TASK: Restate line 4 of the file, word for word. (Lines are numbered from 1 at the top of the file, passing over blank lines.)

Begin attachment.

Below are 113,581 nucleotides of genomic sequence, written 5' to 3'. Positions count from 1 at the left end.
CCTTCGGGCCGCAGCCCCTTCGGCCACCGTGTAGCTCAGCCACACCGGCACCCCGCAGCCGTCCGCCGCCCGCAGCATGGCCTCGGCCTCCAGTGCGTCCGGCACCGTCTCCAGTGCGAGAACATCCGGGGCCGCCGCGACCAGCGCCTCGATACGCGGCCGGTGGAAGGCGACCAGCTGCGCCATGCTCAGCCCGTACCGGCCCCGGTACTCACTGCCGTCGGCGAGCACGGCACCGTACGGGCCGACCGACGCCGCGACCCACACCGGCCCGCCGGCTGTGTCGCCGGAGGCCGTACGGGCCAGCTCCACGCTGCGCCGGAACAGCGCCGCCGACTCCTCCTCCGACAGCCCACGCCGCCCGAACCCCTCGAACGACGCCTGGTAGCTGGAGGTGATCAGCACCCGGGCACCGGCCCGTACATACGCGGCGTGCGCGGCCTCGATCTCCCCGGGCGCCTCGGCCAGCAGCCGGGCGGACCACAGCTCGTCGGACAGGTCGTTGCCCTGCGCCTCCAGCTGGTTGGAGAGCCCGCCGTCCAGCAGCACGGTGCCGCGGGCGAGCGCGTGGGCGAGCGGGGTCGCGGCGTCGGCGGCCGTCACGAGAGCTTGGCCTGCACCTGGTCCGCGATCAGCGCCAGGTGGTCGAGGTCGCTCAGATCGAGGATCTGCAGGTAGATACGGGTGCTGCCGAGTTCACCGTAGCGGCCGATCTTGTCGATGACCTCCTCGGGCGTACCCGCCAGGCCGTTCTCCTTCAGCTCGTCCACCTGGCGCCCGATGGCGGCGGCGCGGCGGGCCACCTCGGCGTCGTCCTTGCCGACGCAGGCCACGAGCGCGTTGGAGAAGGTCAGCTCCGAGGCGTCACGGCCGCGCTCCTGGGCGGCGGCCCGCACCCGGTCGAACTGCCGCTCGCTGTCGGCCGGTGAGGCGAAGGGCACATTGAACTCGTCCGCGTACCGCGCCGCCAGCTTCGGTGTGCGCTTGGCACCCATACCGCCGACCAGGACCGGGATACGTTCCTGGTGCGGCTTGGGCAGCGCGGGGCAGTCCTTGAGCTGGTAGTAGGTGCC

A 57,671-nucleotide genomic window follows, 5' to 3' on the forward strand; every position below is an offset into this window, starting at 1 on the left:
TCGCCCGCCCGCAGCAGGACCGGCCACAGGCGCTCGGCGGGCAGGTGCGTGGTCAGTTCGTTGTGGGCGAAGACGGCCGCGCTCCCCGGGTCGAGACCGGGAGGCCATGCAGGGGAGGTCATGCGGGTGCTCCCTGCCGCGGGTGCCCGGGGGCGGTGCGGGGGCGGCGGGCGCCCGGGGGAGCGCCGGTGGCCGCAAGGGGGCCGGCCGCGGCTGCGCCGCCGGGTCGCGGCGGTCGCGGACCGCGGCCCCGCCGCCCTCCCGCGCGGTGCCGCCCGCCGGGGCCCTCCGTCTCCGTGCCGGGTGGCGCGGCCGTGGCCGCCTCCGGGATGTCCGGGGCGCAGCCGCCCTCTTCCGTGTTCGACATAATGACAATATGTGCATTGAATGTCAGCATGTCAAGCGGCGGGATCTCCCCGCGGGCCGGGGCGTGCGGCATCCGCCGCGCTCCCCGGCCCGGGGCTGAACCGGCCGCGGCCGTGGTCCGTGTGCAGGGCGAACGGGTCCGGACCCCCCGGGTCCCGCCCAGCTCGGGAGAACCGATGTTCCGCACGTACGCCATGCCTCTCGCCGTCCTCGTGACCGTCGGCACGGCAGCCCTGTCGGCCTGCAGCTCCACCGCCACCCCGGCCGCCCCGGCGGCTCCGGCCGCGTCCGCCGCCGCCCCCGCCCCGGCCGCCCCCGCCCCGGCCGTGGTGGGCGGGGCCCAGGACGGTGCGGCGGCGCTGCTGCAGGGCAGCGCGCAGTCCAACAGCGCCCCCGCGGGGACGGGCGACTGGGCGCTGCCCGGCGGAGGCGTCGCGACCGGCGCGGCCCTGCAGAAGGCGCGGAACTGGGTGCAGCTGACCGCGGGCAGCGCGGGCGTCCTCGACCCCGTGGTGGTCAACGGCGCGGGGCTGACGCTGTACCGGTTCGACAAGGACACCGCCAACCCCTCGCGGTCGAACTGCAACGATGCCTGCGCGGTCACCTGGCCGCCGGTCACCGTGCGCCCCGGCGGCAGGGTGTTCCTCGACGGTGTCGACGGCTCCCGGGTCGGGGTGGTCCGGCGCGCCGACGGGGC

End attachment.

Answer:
TCGCCCGCCCGCAGCAGGACCGGCCACAGGCGCTCGGCGGGCAGGTGCGTGGTCAGTTCGTTGTGGGCGAAGACGGCCGCGCTCCCCGGGTCGAGACCGGGAGGCCATGCAGGGGAGGTCATGCGGGTGCTCCCTGCCGCGGGTGCCCGGGGGCGGTGCGGGGGCGGCGGGCGCCCGGGGGAGCGCCGGTGGCCGCAAGGGGGCCGGCCGCGGCTGCGCCGCCGGGTCGCGGCGGTCGCGGACCGCGGCCCCGCCGCCCTCCCGCGCGGTGCCGCCCGCCGGGGCCCTCCGTCTCCGTGCCGGGTGGCGCGGCCGTGGCCGCCTCCGGGATGTCCGGGGCGCAGCCGCCCTCTTCCGTGTTCGACATAATGACAATATGTGCATTGAATGTCAGCATGTCAAGCGGCGGGATCTCCCCGCGGGCCGGGGCGTGCGGCATCCGCCGCGCTCCCCGGCCCGGGGCTGAACCGGCCGCGGCCGTGGTCCGTGTGCAGGGCGAACGGGTCCGGACCCCCCGGGTCCCGCCCAGCTCGGGAGAACCGATGTTCCGCACGTACGCCATGCCTCTCGCCGTCCTCGTGACCGTCGGCACGGCAGCCCTGTCGGCCTGCAGCTCCACCGCCACCCCGGCCGCCCCGGCGGCTCCGGCCGCGTCCGCCGCCGCCCCCGCCCCGGCCGCCCCCGCCCCGGCCGTGGTGGGCGGGGCCCAGGACGGTGCGGCGGCGCTGCTGCAGGGCAGCGCGCAGTCCAACAGCGCCCCCGCGGGGACGGGCGACTGGGCGCTGCCCGGCGGAGGCGTCGCGACCGGCGCGGCCCTGCAGAAGGCGCGGAACTGGGTGCAGCTGACCGCGGGCAGCGCGGGCGTCCTCGACCCCGTGGTGGTCAACGGCGCGGGGCTGACGCTGTACCGGTTCGACAAGGACACCGCCAACCCCTCGCGGTCGAACTGCAACGATGCCTGCGCGGTCACCTGGCCGCCGGTCACCGTGCGCCCCGGCGGCAGGGTGTTCCTCGACGGTGTCGACGGCTCCCGGGTCGGGGTGGTCCGGCGCGCCGACGGGGC